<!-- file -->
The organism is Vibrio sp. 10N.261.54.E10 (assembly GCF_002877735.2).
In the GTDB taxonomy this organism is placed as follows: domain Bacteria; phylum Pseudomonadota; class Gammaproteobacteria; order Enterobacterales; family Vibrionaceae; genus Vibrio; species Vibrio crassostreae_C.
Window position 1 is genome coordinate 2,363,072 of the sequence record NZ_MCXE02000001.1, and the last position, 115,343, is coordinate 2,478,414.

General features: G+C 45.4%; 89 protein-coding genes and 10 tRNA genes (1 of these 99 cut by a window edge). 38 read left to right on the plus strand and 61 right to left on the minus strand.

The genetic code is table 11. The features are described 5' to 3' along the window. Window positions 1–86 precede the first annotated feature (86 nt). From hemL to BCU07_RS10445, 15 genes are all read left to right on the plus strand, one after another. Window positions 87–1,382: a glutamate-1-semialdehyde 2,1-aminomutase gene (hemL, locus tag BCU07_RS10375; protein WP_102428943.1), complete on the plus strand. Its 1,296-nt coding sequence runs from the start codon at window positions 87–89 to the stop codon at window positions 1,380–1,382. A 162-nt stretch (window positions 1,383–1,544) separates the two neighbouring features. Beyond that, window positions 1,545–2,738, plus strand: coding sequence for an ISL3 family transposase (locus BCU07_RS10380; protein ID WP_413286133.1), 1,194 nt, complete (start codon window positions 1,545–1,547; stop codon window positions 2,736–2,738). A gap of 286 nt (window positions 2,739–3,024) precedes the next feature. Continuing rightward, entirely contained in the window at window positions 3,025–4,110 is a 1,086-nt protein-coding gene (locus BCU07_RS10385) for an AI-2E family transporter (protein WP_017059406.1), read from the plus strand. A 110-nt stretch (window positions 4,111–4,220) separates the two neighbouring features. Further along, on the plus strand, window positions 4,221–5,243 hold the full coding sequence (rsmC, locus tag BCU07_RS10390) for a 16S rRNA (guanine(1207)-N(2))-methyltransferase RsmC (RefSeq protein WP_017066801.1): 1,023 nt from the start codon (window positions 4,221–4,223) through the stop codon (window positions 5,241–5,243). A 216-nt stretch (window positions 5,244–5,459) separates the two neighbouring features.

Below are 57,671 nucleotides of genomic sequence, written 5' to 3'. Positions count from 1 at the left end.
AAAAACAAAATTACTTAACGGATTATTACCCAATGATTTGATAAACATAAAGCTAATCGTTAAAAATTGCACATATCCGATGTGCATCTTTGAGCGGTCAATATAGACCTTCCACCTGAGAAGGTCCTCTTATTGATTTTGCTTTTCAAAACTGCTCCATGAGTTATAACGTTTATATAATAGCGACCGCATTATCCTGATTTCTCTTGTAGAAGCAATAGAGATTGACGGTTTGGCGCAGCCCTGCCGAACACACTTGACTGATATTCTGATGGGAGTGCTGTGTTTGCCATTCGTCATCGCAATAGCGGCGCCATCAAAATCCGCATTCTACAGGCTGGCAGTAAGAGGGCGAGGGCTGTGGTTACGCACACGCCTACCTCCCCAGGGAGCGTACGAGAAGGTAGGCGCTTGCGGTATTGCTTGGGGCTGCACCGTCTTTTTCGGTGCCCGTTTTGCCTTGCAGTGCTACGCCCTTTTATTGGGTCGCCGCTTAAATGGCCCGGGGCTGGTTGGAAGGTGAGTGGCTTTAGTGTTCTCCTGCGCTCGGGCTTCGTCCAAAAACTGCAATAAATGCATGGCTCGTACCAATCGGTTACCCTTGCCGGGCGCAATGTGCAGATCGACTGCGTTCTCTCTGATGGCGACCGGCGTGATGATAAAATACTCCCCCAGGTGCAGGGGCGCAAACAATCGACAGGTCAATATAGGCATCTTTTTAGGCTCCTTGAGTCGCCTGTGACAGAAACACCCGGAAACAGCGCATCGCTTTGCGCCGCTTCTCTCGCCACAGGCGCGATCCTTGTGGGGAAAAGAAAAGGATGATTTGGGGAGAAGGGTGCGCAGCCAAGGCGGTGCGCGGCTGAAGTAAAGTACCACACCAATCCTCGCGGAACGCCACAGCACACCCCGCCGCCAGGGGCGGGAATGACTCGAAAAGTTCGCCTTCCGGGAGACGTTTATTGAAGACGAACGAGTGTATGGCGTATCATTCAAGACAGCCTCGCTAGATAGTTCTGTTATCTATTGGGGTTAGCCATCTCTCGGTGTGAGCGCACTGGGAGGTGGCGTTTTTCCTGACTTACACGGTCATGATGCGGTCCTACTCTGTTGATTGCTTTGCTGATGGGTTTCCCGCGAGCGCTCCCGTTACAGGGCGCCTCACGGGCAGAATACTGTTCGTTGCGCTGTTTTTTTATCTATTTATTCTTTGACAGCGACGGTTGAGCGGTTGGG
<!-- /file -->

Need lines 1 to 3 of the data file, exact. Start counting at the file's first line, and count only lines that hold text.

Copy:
The organism is Vibrio sp. 10N.261.54.E10 (assembly GCF_002877735.2).
In the GTDB taxonomy this organism is placed as follows: domain Bacteria; phylum Pseudomonadota; class Gammaproteobacteria; order Enterobacterales; family Vibrionaceae; genus Vibrio; species Vibrio crassostreae_C.
Window position 1 is genome coordinate 2,363,072 of the sequence record NZ_MCXE02000001.1, and the last position, 115,343, is coordinate 2,478,414.